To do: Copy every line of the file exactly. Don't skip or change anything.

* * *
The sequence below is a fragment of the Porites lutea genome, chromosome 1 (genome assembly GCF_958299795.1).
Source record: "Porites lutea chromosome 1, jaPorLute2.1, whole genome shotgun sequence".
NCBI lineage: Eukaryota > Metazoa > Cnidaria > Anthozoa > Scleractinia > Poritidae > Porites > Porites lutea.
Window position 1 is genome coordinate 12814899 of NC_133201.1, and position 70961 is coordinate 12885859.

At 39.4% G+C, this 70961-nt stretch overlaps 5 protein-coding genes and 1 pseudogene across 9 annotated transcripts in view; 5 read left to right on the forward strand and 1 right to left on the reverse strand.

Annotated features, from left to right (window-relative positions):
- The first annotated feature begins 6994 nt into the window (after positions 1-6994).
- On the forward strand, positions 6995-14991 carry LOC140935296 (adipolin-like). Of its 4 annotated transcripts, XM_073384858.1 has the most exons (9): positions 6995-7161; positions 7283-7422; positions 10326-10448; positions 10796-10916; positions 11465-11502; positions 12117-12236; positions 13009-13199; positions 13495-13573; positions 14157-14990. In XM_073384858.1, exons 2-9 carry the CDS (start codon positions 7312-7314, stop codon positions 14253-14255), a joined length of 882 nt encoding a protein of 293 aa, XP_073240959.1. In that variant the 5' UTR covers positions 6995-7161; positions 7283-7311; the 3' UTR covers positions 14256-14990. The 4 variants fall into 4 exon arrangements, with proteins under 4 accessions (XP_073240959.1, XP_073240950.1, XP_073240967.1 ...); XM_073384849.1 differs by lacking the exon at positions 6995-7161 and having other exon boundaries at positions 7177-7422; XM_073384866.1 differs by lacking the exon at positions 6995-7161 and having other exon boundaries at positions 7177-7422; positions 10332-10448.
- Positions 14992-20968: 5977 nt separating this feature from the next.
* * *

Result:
The sequence below is a fragment of the Porites lutea genome, chromosome 1 (genome assembly GCF_958299795.1).
Source record: "Porites lutea chromosome 1, jaPorLute2.1, whole genome shotgun sequence".
NCBI lineage: Eukaryota > Metazoa > Cnidaria > Anthozoa > Scleractinia > Poritidae > Porites > Porites lutea.
Window position 1 is genome coordinate 12814899 of NC_133201.1, and position 70961 is coordinate 12885859.

At 39.4% G+C, this 70961-nt stretch overlaps 5 protein-coding genes and 1 pseudogene across 9 annotated transcripts in view; 5 read left to right on the forward strand and 1 right to left on the reverse strand.

Annotated features, from left to right (window-relative positions):
- The first annotated feature begins 6994 nt into the window (after positions 1-6994).
- On the forward strand, positions 6995-14991 carry LOC140935296 (adipolin-like). Of its 4 annotated transcripts, XM_073384858.1 has the most exons (9): positions 6995-7161; positions 7283-7422; positions 10326-10448; positions 10796-10916; positions 11465-11502; positions 12117-12236; positions 13009-13199; positions 13495-13573; positions 14157-14990. In XM_073384858.1, exons 2-9 carry the CDS (start codon positions 7312-7314, stop codon positions 14253-14255), a joined length of 882 nt encoding a protein of 293 aa, XP_073240959.1. In that variant the 5' UTR covers positions 6995-7161; positions 7283-7311; the 3' UTR covers positions 14256-14990. The 4 variants fall into 4 exon arrangements, with proteins under 4 accessions (XP_073240959.1, XP_073240950.1, XP_073240967.1 ...); XM_073384849.1 differs by lacking the exon at positions 6995-7161 and having other exon boundaries at positions 7177-7422; XM_073384866.1 differs by lacking the exon at positions 6995-7161 and having other exon boundaries at positions 7177-7422; positions 10332-10448.
- Positions 14992-20968: 5977 nt separating this feature from the next.